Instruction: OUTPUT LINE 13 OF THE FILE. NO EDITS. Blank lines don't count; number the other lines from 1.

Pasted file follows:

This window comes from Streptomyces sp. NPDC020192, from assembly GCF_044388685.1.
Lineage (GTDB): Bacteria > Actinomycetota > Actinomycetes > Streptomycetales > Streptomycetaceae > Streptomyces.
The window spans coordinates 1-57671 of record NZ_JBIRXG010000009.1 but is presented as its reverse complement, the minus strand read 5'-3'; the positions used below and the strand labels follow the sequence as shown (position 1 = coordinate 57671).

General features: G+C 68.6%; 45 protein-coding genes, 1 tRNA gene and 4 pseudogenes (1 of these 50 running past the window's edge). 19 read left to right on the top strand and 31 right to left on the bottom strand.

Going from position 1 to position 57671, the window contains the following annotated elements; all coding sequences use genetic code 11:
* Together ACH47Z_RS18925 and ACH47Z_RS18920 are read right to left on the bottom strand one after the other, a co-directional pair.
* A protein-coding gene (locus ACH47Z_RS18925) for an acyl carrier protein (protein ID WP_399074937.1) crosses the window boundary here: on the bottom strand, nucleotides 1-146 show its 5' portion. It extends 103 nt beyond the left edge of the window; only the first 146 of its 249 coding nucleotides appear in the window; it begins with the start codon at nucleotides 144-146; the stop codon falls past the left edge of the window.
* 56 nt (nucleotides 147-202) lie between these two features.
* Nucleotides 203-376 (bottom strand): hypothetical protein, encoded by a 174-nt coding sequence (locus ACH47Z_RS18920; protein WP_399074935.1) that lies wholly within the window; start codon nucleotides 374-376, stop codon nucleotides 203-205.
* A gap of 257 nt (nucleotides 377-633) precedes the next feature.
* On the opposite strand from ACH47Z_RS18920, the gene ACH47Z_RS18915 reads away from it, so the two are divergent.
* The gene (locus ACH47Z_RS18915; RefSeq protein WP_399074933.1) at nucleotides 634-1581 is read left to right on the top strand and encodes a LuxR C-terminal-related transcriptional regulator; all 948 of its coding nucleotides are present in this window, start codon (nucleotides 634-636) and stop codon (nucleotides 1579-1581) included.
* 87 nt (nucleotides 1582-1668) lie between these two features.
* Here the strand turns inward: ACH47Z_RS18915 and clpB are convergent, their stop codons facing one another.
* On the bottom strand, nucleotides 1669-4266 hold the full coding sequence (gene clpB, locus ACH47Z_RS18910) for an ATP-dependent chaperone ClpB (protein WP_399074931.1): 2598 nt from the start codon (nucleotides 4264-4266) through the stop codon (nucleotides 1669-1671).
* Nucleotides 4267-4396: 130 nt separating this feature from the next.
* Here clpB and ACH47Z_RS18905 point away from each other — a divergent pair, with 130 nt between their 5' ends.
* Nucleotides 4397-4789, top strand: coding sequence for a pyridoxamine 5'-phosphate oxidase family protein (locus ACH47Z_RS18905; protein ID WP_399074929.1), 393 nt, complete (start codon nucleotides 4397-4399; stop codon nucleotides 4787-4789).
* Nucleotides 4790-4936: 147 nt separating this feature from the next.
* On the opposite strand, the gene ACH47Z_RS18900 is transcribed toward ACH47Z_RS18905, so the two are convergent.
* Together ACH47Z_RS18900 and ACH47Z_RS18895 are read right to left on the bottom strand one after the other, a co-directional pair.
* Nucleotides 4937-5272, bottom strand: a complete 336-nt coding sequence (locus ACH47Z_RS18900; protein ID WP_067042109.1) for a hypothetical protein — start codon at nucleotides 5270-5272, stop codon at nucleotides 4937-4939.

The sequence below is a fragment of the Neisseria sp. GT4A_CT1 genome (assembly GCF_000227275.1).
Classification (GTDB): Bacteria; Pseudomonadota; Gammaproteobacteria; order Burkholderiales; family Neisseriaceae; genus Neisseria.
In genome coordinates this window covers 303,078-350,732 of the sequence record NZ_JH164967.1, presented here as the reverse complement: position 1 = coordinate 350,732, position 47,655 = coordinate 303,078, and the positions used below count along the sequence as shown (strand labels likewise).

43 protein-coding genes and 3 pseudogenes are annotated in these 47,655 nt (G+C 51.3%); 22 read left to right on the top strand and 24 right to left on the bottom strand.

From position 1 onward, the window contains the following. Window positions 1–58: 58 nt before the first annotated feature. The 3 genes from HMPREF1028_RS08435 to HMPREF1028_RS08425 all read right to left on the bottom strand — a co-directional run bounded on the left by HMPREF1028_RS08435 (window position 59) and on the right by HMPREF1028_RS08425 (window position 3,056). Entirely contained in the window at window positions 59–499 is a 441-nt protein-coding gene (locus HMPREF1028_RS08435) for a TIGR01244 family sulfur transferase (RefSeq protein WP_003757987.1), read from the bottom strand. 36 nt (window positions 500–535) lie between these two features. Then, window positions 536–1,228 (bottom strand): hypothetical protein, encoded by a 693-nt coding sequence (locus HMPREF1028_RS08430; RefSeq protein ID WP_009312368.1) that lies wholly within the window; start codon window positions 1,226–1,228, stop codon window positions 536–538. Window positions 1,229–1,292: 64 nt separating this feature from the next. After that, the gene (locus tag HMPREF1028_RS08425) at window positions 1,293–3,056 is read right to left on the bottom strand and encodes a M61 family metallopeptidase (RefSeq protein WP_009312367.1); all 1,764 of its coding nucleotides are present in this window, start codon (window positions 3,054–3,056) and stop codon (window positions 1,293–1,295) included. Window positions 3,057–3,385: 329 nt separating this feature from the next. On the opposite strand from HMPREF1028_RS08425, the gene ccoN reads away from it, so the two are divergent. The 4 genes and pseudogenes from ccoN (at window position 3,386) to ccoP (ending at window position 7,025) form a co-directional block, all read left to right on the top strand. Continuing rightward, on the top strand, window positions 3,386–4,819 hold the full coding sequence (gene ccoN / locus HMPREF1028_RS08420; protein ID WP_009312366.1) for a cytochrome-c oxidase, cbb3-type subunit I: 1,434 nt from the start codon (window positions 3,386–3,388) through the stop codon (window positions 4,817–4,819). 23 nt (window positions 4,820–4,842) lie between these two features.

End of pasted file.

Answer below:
* 87 nt (nucleotides 1582-1668) lie between these two features.